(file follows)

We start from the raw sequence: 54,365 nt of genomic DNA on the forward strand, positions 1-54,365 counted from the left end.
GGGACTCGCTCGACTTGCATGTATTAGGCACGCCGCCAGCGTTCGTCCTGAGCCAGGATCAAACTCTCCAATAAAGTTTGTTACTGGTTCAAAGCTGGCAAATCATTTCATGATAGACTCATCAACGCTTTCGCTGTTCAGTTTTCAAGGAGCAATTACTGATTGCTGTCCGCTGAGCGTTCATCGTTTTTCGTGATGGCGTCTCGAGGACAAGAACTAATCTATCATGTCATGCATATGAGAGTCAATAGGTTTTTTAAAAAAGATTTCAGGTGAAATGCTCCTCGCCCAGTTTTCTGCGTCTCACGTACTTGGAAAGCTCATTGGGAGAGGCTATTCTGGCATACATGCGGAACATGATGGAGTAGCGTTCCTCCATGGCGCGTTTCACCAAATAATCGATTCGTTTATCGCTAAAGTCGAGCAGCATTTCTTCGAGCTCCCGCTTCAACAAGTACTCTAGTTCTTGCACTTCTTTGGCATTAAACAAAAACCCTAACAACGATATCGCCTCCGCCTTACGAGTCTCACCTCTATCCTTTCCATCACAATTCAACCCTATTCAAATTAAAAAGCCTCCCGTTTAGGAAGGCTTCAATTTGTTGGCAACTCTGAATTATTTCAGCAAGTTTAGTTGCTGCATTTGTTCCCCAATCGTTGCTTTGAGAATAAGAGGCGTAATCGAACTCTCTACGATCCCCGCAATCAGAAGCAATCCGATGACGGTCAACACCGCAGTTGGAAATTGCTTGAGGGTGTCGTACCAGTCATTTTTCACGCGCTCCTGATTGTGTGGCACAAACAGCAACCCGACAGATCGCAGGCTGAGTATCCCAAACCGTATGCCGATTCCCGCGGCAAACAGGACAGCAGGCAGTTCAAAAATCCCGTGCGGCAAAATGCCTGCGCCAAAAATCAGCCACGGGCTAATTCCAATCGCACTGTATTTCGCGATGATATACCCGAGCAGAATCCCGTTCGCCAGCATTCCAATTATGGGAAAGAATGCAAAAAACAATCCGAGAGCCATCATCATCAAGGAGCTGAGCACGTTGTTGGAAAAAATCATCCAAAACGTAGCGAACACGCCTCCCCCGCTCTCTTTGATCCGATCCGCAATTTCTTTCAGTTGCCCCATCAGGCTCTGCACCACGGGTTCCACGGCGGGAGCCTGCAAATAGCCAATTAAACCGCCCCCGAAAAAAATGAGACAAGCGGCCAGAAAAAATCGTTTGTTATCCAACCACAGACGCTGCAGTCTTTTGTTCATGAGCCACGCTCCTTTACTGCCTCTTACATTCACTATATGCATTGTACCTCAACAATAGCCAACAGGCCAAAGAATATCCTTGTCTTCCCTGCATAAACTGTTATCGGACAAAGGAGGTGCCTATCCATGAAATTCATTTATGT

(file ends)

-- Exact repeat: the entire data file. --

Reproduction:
We start from the raw sequence: 54,365 nt of genomic DNA on the forward strand, positions 1-54,365 counted from the left end.
GGGACTCGCTCGACTTGCATGTATTAGGCACGCCGCCAGCGTTCGTCCTGAGCCAGGATCAAACTCTCCAATAAAGTTTGTTACTGGTTCAAAGCTGGCAAATCATTTCATGATAGACTCATCAACGCTTTCGCTGTTCAGTTTTCAAGGAGCAATTACTGATTGCTGTCCGCTGAGCGTTCATCGTTTTTCGTGATGGCGTCTCGAGGACAAGAACTAATCTATCATGTCATGCATATGAGAGTCAATAGGTTTTTTAAAAAAGATTTCAGGTGAAATGCTCCTCGCCCAGTTTTCTGCGTCTCACGTACTTGGAAAGCTCATTGGGAGAGGCTATTCTGGCATACATGCGGAACATGATGGAGTAGCGTTCCTCCATGGCGCGTTTCACCAAATAATCGATTCGTTTATCGCTAAAGTCGAGCAGCATTTCTTCGAGCTCCCGCTTCAACAAGTACTCTAGTTCTTGCACTTCTTTGGCATTAAACAAAAACCCTAACAACGATATCGCCTCCGCCTTACGAGTCTCACCTCTATCCTTTCCATCACAATTCAACCCTATTCAAATTAAAAAGCCTCCCGTTTAGGAAGGCTTCAATTTGTTGGCAACTCTGAATTATTTCAGCAAGTTTAGTTGCTGCATTTGTTCCCCAATCGTTGCTTTGAGAATAAGAGGCGTAATCGAACTCTCTACGATCCCCGCAATCAGAAGCAATCCGATGACGGTCAACACCGCAGTTGGAAATTGCTTGAGGGTGTCGTACCAGTCATTTTTCACGCGCTCCTGATTGTGTGGCACAAACAGCAACCCGACAGATCGCAGGCTGAGTATCCCAAACCGTATGCCGATTCCCGCGGCAAACAGGACAGCAGGCAGTTCAAAAATCCCGTGCGGCAAAATGCCTGCGCCAAAAATCAGCCACGGGCTAATTCCAATCGCACTGTATTTCGCGATGATATACCCGAGCAGAATCCCGTTCGCCAGCATTCCAATTATGGGAAAGAATGCAAAAAACAATCCGAGAGCCATCATCATCAAGGAGCTGAGCACGTTGTTGGAAAAAATCATCCAAAACGTAGCGAACACGCCTCCCCCGCTCTCTTTGATCCGATCCGCAATTTCTTTCAGTTGCCCCATCAGGCTCTGCACCACGGGTTCCACGGCGGGAGCCTGCAAATAGCCAATTAAACCGCCCCCGAAAAAAATGAGACAAGCGGCCAGAAAAAATCGTTTGTTATCCAACCACAGACGCTGCAGTCTTTTGTTCATGAGCCACGCTCCTTTACTGCCTCTTACATTCACTATATGCATTGTACCTCAACAATAGCCAACAGGCCAAAGAATATCCTTGTCTTCCCTGCATAAACTGTTATCGGACAAAGGAGGTGCCTATCCATGAAATTCATTTATGT